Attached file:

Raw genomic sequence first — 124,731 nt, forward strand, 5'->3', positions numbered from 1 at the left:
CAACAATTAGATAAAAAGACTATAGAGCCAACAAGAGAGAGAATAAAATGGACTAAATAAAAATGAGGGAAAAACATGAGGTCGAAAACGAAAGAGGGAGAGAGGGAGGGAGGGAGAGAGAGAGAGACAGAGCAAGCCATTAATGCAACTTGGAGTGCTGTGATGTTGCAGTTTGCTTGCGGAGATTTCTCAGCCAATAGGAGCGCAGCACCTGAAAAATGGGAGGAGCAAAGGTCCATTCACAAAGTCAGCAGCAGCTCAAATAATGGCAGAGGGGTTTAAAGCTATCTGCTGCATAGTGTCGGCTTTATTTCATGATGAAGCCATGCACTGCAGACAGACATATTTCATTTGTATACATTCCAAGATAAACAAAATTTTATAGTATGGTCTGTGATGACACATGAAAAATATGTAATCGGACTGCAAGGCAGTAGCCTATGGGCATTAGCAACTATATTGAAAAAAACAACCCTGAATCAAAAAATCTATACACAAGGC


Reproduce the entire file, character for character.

Raw genomic sequence first — 124,731 nt, forward strand, 5'->3', positions numbered from 1 at the left:
CAACAATTAGATAAAAAGACTATAGAGCCAACAAGAGAGAGAATAAAATGGACTAAATAAAAATGAGGGAAAAACATGAGGTCGAAAACGAAAGAGGGAGAGAGGGAGGGAGGGAGAGAGAGAGAGACAGAGCAAGCCATTAATGCAACTTGGAGTGCTGTGATGTTGCAGTTTGCTTGCGGAGATTTCTCAGCCAATAGGAGCGCAGCACCTGAAAAATGGGAGGAGCAAAGGTCCATTCACAAAGTCAGCAGCAGCTCAAATAATGGCAGAGGGGTTTAAAGCTATCTGCTGCATAGTGTCGGCTTTATTTCATGATGAAGCCATGCACTGCAGACAGACATATTTCATTTGTATACATTCCAAGATAAACAAAATTTTATAGTATGGTCTGTGATGACACATGAAAAATATGTAATCGGACTGCAAGGCAGTAGCCTATGGGCATTAGCAACTATATTGAAAAAAACAACCCTGAATCAAAAAATCTATACACAAGGC